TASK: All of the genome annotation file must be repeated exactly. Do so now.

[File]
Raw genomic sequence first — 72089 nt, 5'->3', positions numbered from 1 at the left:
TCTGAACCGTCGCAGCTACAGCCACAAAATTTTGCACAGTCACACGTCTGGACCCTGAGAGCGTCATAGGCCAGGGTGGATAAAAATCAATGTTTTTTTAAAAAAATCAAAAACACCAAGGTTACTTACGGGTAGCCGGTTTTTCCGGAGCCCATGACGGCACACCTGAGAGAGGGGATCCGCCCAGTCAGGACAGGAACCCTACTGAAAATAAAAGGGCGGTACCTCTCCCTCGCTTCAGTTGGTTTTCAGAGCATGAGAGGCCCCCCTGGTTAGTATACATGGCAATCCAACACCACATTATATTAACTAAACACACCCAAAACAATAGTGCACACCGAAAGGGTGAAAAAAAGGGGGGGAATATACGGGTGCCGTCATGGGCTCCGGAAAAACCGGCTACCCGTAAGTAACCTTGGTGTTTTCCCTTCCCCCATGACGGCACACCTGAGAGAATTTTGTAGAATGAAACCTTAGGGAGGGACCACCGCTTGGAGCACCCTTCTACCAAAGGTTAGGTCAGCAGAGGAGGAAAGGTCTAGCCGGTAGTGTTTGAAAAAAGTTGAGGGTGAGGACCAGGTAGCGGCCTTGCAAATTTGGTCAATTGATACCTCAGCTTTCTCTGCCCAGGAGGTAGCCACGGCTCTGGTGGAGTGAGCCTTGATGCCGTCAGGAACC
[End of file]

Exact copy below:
Raw genomic sequence first — 72089 nt, 5'->3', positions numbered from 1 at the left:
TCTGAACCGTCGCAGCTACAGCCACAAAATTTTGCACAGTCACACGTCTGGACCCTGAGAGCGTCATAGGCCAGGGTGGATAAAAATCAATGTTTTTTTAAAAAAATCAAAAACACCAAGGTTACTTACGGGTAGCCGGTTTTTCCGGAGCCCATGACGGCACACCTGAGAGAGGGGATCCGCCCAGTCAGGACAGGAACCCTACTGAAAATAAAAGGGCGGTACCTCTCCCTCGCTTCAGTTGGTTTTCAGAGCATGAGAGGCCCCCCTGGTTAGTATACATGGCAATCCAACACCACATTATATTAACTAAACACACCCAAAACAATAGTGCACACCGAAAGGGTGAAAAAAAGGGGGGGAATATACGGGTGCCGTCATGGGCTCCGGAAAAACCGGCTACCCGTAAGTAACCTTGGTGTTTTCCCTTCCCCCATGACGGCACACCTGAGAGAATTTTGTAGAATGAAACCTTAGGGAGGGACCACCGCTTGGAGCACCCTTCTACCAAAGGTTAGGTCAGCAGAGGAGGAAAGGTCTAGCCGGTAGTGTTTGAAAAAAGTTGAGGGTGAGGACCAGGTAGCGGCCTTGCAAATTTGGTCAATTGATACCTCAGCTTTCTCTGCCCAGGAGGTAGCCACGGCTCTGGTGGAGTGAGCCTTGATGCCGTCAGGAACC